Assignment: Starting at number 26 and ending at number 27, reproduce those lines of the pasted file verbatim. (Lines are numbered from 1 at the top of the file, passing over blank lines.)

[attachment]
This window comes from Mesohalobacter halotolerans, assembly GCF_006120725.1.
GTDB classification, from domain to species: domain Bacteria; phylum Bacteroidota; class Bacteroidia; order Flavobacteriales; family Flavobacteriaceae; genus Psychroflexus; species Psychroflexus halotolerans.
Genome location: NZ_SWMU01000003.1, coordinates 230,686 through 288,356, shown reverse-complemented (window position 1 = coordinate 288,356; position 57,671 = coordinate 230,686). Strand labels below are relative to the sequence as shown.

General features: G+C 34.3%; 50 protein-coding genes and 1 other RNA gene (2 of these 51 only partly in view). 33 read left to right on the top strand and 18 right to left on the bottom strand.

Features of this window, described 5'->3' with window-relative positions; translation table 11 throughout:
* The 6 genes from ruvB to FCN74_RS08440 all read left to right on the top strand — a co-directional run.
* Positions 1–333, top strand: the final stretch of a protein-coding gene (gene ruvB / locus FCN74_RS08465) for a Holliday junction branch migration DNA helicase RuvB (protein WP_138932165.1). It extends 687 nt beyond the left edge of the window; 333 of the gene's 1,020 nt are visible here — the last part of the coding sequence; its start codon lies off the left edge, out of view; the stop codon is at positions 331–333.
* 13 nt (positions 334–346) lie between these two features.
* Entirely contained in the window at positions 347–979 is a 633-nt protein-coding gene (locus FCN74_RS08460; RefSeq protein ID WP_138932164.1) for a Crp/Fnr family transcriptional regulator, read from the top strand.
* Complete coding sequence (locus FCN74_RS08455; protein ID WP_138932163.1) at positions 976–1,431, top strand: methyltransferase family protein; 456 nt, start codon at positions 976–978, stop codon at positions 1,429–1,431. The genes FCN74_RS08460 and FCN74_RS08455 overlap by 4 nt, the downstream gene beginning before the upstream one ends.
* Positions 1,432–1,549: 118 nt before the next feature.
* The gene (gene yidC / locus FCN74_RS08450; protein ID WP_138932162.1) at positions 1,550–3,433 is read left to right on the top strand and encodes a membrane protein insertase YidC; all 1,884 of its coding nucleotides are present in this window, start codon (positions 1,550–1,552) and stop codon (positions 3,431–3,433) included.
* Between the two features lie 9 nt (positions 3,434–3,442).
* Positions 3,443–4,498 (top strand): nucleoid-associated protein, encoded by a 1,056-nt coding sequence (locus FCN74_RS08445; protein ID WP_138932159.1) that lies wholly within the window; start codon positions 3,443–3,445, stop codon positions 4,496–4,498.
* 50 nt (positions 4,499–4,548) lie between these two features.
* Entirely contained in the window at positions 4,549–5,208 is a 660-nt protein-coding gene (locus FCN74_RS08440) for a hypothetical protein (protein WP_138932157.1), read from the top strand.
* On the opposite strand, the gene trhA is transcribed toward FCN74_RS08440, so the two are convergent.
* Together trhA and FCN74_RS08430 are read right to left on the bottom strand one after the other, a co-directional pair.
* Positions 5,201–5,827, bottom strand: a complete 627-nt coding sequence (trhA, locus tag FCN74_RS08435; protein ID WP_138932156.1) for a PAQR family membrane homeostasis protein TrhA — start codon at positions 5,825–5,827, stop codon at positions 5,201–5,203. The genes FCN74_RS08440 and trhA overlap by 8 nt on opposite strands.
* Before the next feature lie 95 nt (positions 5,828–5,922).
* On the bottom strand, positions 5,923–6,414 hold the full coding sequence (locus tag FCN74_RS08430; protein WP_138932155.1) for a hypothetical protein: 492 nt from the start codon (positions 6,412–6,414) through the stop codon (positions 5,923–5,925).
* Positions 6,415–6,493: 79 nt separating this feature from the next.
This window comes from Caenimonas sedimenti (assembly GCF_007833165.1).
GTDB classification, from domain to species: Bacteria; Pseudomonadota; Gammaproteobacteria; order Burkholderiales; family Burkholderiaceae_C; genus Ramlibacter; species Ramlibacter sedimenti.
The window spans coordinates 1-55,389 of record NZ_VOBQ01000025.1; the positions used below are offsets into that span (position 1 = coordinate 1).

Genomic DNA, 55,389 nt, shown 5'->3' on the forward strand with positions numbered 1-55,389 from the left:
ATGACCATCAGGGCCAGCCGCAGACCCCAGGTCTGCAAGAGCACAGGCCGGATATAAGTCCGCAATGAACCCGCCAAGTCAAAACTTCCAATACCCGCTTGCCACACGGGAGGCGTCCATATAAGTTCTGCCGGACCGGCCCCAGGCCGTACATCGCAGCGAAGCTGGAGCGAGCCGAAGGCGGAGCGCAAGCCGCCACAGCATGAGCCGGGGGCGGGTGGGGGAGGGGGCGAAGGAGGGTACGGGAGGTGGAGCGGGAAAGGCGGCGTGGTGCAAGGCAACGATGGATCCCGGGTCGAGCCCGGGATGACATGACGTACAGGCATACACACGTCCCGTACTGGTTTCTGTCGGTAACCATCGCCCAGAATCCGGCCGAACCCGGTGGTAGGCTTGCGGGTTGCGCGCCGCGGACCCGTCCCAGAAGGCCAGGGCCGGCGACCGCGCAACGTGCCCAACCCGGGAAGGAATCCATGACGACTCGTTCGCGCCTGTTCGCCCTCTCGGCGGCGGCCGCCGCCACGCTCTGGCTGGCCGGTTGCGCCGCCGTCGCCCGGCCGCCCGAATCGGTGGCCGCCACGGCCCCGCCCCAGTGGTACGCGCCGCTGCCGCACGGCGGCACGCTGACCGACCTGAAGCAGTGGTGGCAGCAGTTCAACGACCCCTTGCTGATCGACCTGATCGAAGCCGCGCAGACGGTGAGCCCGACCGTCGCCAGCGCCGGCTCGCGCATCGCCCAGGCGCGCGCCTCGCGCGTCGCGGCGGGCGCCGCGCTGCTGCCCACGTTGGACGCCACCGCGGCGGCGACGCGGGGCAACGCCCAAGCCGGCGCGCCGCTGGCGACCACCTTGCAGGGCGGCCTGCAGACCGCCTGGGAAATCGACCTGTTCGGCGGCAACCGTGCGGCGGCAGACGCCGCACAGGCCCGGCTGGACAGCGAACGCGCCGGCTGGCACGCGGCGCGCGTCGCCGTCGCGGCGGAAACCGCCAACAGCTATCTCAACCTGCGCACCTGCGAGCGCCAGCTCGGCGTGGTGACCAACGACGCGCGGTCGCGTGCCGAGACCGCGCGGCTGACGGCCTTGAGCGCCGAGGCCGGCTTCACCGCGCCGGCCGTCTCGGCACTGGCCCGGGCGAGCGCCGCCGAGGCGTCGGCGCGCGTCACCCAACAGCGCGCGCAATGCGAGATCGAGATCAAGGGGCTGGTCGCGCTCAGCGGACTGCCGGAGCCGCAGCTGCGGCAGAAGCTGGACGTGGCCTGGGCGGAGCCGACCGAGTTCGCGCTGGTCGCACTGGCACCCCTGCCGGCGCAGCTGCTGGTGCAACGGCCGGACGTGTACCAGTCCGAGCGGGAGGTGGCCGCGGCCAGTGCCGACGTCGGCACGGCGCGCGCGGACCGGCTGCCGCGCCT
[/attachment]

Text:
Genomic DNA, 55,389 nt, shown 5'->3' on the forward strand with positions numbered 1-55,389 from the left:
ATGACCATCAGGGCCAGCCGCAGACCCCAGGTCTGCAAGAGCACAGGCCGGATATAAGTCCGCAATGAACCCGCCAAGTCAAAACTTCCAATACCCGCTTGCCACACGGGAGGCGTCCATATAAGTTCTGCCGGACCGGCCCCAGGCCGTACATCGCAGCGAAGCTGGAGCGAGCCGAAGGCGGAGCGCAAGCCGCCACAGCATGAGCCGGGGGCGGGTGGGGGAGGGGGCGAAGGAGGGTACGGGAGGTGGAGCGGGAAAGGCGGCGTGGTGCAAGGCAACGATGGATCCCGGGTCGAGCCCGGGATGACATGACGTACAGGCATACACACGTCCCGTACTGGTTTCTGTCGGTAACCATCGCCCAGAATCCGGCCGAACCCGGTGGTAGGCTTGCGGGTTGCGCGCCGCGGACCCGTCCCAGAAGGCCAGGGCCGGCGACCGCGCAACGTGCCCAACCCGGGAAGGAATCCATGACGACTCGTTCGCGCCTGTTCGCCCTCTCGGCGGCGGCCGCCGCCACGCTCTGGCTGGCCGGTTGCGCCGCCGTCGCCCGGCCGCCCGAATCGGTGGCCGCCACGGCCCCGCCCCAGTGGTACGCGCCGCTGCCGCACGGCGGCACGCTGACCGACCTGAAGCAGTGGTGGCAGCAGTTCAACGACCCCTTGCTGATCGACCTGATCGAAGCCGCGCAGACGGTGAGCCCGACCGTCGCCAGCGCCGGCTCGCGCATCGCCCAGGCGCGCGCCTCGCGCGTCGCGGCGGGCGCCGCGCTGCTGCCCACGTTGGACGCCACCGCGGCGGCGACGCGGGGCAACGCCCAAGCCGGCGCGCCGCTGGCGACCACCTTGCAGGGCGGCCTGCAGACCGCCTGGGAAATCGACCTGTTCGGCGGCAACCGTGCGGCGGCAGACGCCGCACAGGCCCGGCTGGACAGCGAACGCGCCGGCTGGCACGCGGCGCGCGTCGCCGTCGCGGCGGAAACCGCCAACAGCTATCTCAACCTGCGCACCTGCGAGCGCCAGCTCGGCGTGGTGACCAACGACGCGCGGTCGCGTGCCGAGACCGCGCGGCTGACGGCCTTGAGCGCCGAGGCCGGCTTCACCGCGCCGGCCGTCTCGGCACTGGCCCGGGCGAGCGCCGCCGAGGCGTCGGCGCGCGTCACCCAACAGCGCGCGCAATGCGAGATCGAGATCAAGGGGCTGGTCGCGCTCAGCGGACTGCCGGAGCCGCAGCTGCGGCAGAAGCTGGACGTGGCCTGGGCGGAGCCGACCGAGTTCGCGCTGGTCGCACTGGCACCCCTGCCGGCGCAGCTGCTGGTGCAACGGCCGGACGTGTACCAGTCCGAGCGGGAGGTGGCCGCGGCCAGTGCCGACGTCGGCACGGCGCGCGCGGACCGGCTGCCGCGCCT